DNA: Can siblings have different ethnicity estimates?

DNA: Can siblings have different ethnicity estimates?

It comes as no surprise that when two siblings are take a DNA test, their results will usually be similar. What is surprising to many people, though, is how two siblings (not twins) with exactly the same parents and ancestors can receive different ethnicity results. After all, identical ancestors should give identical ethnicity estimates, right?

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Well, it’s not that simple. In fact, it’s rather common for siblings to have different ethnicity estimates. There are several factors that can affect genealogical ethnicity. We’ll take a look at those factors here.

Basic Human Genetics

To understand genealogical DNA tests, you must understand a little bit about human genetics. We’re not going to get too heavily into the science of genetics, but there are some basics you need to know.


DNA is divided into large chunks called chromosomes. Humans have 23 pairs of chromosomes.

Most genealogical DNA testing, such as that done at MyHeritage DNA, is autosomal testing. That means it looks at the first 22 pairs of chromosomes, the autosomes. The 23rd pair of chromosomes is the sex chromosome, which determines if you are born male or female.

Other DNA tests (Y-DNA, mtDNA) look at other parts of the DNA. But autosomal DNA testing is used to determine ethnicity estimates.


Each chromosome is divided into smaller chunks called genes. Each chromosome has hundreds or even thousands of genes.

These genes tell our bodies how to grow and operate. Among many other things, they are responsible for our hair color, eye color, complexion, tendency to be thin or heavy, the shape of our faces, even if we prefer salty or sweet foods.

It is also these genes that help determine your ethnic heritage. Certain variations in genes are common in certain areas but rare in others. Some are only found in specific ethnic groups. Ethnicity estimates rely on these genes as indicators of where your ancestors lived.

Genetic Jumble

Your DNA says a lot about who your ancestors are and where they lived. However, because of the way genes are passed from parents to children, things get a little jumbled.

We each have 22 pairs of autosomal chromosomes, but those pairs are not identical. Our reproductive cells take bits and pieces from each of those chromosomes to make up a new, unique configuration. The new DNA strand is very similar to the old one, but not identical.

That’s why siblings, who share most of the same genes, tend to look like each other. But unless they are identical twins, there are always some differences in their genetic code.

And that means there may be some differences in their ethnicity estimate, too.

Let’s look at an example of how that might happen.

DNA Inheritance Example

How two siblings can have very different ethnicity estimates.

Every person has 22 dots which are used to represent the autosomes or first 22 pairs of chromosomes. Children receive half of their dots from each of their parents.

In this example, we’re starting with some basic ethnicity combinations. This simple model demonstrates just how different ethnicity estimates can be for siblings.

At first glance, you might think that if your paternal grandfather is 50% Irish and 50% Scottish, and your paternal grandmother is 100% Italian, that your father would be 25% Irish, 25% Scottish, and 50% Italian, but that’s not necessarily true.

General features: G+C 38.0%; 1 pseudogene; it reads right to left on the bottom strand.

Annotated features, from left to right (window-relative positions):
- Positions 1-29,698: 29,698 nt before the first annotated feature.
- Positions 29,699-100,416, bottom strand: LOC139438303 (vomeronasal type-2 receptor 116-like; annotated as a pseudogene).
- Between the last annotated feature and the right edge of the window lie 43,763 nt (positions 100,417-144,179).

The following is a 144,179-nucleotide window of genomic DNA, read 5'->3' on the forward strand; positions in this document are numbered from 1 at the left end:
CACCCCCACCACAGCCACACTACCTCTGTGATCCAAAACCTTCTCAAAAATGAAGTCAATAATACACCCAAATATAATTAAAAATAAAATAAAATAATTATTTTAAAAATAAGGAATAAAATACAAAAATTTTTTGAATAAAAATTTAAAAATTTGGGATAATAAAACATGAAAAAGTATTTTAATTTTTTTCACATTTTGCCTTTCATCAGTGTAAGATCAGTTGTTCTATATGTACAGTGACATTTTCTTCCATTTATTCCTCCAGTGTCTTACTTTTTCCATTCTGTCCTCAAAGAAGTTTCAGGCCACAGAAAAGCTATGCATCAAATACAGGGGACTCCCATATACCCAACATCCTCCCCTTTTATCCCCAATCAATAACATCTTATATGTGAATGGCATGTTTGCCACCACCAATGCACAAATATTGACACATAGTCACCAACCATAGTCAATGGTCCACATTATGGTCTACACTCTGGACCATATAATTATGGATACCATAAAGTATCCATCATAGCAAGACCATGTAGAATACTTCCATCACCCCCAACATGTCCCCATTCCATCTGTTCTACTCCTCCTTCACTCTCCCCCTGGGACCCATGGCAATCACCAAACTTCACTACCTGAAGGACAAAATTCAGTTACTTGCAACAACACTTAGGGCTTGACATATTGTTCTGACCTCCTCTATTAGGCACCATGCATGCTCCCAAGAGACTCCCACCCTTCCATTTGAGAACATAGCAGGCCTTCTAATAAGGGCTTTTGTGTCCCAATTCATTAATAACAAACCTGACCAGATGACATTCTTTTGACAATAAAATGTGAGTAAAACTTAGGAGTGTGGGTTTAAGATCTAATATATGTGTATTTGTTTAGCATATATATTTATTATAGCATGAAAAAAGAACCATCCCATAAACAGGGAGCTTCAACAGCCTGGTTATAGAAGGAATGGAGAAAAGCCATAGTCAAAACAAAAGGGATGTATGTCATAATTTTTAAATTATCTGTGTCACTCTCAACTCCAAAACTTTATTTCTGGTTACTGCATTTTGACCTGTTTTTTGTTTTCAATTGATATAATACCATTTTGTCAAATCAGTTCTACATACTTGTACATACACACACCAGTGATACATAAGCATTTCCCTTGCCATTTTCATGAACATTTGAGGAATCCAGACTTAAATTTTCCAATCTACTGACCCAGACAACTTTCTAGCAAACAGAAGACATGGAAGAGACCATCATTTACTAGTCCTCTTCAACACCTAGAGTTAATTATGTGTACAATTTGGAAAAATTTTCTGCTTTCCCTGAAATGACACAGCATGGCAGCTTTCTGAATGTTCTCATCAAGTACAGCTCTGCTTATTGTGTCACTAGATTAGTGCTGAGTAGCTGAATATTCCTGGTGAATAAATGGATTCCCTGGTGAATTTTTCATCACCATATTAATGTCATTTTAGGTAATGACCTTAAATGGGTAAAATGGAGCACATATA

In the illustration, the paternal grandmother can only pass on Italian genes, so half the father’s genes are Italian (50%). But the paternal grandfather can pass on either Irish or Scottish genes, and it won’t always be exactly half of each. In this case, more Irish genes got passed on than Scottish ones.

Look at the maternal side, and you will see the same thing. More Irish genes were passed than Italian ones.

With each generation that passes, there is another chance for a random number of genes from each ethnicity to be handed down. Even after only two generations, the two siblings have some major differences at the genetic level.

On average, siblings share about 50% of their DNA with one another, but some share a little more and some share a little less.

So while we all get 50% of our DNA from each of our parents, the segments we end up with are completely random.

Ethnicity Estimates

So, if everyone’s DNA is unique (except for identical twins, triplets, etc.), then how do we ever manage to determine what someone’s ethnicity is?

The answer is single-nucleotide polymorphisms (SNPs). In simple terms, these are really small pieces of DNA that are just a little bit different depending on your ancestry.

DNA mutates over time. Usually, DNA makes exact copies of itself, but sometimes there is a tiny mistake, such as changing a single letter on a page of text. If that mutation gets passed down, over time it will appear in more and more descendants.

People did not move around as much in the past compared to today, and they usually married within their own ethnic or religious group, so these SNPs accumulated over time. In some cases, they are entirely unique. If your DNA contains an SNP that only appears in Egyptians, then odds are that you have an Egyptian ancestor.

The testing done through MyHeritage DNA examines millions of these tiny bits of genetic code and compares them to sample databases to create your ethnicity estimate. The more SNPs you have that match a certain ethnic group, the greater your ethnicity estimate will be for that group.

But remember that DNA becomes mixed with each generation. If you inherit many SNPs associated with a particular group, you will receive a high ethnicity estimate for that group. If your sibling inherited fewer SNPs for that group, he or she will receive a lower estimate.

Also, each company that tests DNA uses a different method for calculating ethnicity. That means if you test with more than one company, even though your DNA doesn’t change, your ethnicity estimate results might.